According to Bridges, this traditional messaging of masculinity is harmful to boys’ emotional and mental health because they are taught to respond to threats rather than accept challenges and critically question their behaviors and mentalities around masculinity:

“We’re not very good at talking with men about how to be challenged and not feel like your gender is threatened…We now talk to boys about consent, but not how to “retain their dignity” in the face of rejection.”

This leads to boys dealing with frustrations around their masculinity by being aggressive or dominant; both are behaviors that can have serious repercussions, not just for themselves, but for the people around them. 

A politician signs a criminal justice reform bill at a large desk while others look on. Photo by Governor Tom Wolf, Flickr CC

Given the current polarization of American politics, it often comes as a pleasant surprise when Republicans and Democrats can agree on new legislation. This was exactly the case for the passage of the First Step Act in Congress, a criminal justice reform measure aimed at reducing prison sentences and increasing prison programming in the federal system. Backed by the White House, the First Step Act was also supported by an unlikely coalition of Republican and Democratic leaders, as well as the conservative political powers like the Koch Brothers and progressive non-profits like the American Civil Liberties Union. Drawing from her own research, Michelle Phelps explains in The Conversation how politicians’ attempts to change the criminal justice system has often been through uneasy alliances, and many of these policy efforts fall through in their implementation.

Phelps contends that much of the current academic and media discussions about criminal justice frames it as a pendulum that swings back and forth between the two poles of either  “get tough on crime” punishments or a more lenient system with treatment and rehabilitation. In her book, Breaking the Pendulum, with Phil Goodman and Josh Page, she argues that a better way to describe criminal justice reform efforts is tectonic plates. Phelps explains,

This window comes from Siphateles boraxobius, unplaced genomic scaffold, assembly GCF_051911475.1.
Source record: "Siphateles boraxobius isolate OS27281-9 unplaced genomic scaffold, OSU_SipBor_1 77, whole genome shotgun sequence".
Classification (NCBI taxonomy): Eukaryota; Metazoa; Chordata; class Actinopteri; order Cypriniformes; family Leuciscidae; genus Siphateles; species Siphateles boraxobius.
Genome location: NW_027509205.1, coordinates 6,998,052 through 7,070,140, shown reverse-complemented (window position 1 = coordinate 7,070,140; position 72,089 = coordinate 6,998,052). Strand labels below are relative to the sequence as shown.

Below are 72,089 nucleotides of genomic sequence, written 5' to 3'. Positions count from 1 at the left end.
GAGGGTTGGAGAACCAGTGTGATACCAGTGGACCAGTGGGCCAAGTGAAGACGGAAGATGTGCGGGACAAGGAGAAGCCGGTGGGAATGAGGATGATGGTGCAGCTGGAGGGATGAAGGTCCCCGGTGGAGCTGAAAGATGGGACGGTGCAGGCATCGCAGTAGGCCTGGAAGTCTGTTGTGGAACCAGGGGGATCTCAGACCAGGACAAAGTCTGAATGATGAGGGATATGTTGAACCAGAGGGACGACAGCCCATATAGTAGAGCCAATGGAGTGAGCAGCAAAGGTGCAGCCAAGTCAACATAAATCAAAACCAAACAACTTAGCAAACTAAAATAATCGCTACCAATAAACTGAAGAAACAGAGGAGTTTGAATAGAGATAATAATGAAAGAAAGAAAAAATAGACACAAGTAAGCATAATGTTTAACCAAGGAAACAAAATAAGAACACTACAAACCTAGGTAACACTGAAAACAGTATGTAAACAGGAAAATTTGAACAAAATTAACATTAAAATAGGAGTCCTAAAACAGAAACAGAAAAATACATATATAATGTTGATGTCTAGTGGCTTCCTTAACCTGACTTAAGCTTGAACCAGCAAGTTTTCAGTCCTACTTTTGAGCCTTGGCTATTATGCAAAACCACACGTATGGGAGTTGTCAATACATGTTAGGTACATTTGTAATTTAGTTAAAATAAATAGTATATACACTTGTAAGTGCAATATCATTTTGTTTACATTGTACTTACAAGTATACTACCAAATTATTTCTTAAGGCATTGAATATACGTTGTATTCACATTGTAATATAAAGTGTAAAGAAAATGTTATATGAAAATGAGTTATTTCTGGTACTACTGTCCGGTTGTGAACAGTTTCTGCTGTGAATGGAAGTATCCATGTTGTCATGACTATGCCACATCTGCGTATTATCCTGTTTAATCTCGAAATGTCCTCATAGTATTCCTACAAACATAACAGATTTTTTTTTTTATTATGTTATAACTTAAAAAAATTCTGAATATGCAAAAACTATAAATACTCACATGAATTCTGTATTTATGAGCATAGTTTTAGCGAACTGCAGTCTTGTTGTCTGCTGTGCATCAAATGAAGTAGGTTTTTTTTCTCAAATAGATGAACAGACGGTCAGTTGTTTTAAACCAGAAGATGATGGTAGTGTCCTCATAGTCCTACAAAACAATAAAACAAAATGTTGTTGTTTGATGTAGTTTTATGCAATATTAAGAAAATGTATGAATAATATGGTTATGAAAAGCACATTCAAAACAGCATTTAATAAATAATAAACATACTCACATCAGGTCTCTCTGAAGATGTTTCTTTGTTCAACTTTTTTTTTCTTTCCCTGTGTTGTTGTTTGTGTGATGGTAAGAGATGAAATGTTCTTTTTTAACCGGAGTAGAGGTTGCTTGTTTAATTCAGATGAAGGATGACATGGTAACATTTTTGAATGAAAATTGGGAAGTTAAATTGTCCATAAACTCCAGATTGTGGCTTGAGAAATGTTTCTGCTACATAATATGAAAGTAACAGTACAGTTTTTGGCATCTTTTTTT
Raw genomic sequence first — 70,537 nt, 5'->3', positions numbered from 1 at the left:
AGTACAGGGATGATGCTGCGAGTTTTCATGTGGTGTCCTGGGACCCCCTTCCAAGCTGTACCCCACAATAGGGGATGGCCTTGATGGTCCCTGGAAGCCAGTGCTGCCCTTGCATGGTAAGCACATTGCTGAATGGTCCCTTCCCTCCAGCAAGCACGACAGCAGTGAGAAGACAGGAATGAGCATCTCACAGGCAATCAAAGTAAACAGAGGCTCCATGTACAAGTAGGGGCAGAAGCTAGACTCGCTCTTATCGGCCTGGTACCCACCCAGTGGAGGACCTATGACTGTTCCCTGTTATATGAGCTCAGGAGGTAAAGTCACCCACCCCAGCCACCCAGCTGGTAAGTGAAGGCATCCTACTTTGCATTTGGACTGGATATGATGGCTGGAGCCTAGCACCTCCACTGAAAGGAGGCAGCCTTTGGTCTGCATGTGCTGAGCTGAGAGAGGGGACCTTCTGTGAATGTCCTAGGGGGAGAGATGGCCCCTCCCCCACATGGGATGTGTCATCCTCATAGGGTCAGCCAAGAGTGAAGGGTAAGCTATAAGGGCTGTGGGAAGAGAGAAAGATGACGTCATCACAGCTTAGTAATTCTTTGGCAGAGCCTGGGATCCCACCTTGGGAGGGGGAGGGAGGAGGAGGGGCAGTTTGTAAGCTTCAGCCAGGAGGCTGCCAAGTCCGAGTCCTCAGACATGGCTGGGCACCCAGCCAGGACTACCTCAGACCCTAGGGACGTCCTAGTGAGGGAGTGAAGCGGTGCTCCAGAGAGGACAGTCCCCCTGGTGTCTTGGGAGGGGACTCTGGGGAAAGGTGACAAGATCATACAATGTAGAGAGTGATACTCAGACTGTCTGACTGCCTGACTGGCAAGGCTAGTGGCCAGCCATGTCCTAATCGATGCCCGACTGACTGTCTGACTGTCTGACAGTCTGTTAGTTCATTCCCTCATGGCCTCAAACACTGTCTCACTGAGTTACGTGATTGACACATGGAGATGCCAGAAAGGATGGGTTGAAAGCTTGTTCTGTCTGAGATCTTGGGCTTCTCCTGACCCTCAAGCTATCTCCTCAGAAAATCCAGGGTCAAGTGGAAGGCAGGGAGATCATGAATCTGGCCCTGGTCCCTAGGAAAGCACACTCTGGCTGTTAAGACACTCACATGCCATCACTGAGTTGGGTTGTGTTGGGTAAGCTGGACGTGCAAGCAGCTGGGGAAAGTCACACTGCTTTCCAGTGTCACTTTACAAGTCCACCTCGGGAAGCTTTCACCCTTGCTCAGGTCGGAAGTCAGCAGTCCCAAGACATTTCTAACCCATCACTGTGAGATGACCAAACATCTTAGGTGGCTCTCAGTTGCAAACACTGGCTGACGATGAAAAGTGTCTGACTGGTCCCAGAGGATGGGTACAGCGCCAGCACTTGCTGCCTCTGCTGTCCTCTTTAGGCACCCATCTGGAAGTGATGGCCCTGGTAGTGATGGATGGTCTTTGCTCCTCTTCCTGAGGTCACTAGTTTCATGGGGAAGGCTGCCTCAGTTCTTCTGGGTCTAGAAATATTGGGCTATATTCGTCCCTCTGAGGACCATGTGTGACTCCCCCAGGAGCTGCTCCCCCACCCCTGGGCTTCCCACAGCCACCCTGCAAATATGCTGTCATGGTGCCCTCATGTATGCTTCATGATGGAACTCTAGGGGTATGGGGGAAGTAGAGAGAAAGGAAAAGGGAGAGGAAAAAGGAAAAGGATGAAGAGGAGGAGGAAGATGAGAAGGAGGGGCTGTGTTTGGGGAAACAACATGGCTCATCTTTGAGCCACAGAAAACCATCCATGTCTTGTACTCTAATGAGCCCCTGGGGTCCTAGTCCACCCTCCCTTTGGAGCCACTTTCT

“…a better metaphor is the constant, low-level grinding of tectonic plates that continually produce friction and occasionally erupt in earthquakes. This friction manifests in traditional political combat, mass demonstrations, prison rebellions, and academic and policy work. Periodically, major changes in conditions like crime rates and the economy change to provide support and opportunities to one side or another.”

She highlights how this combination of social changes often produce alliances among Republicans and Democrats. For example, we often associate “get tough on crime” approaches with past and current Republican presidents, but one of the toughest crime bills, the 1994 Violent Crime Control and Law Enforcement Act, passed with bipartisan consensus under the leadership of president and Democrat Bill Clinton. While the 1994 bill was extremely popular and overly punitive, evidence suggests that it had a limited impact on the prison boom of recent decades. This highlights another major concern with the future of the First Step Act, a lack of meaningful implementation by key stakeholders, such as Trump’s new pick for U.S. Attorney General, William Barr. Phelps concludes,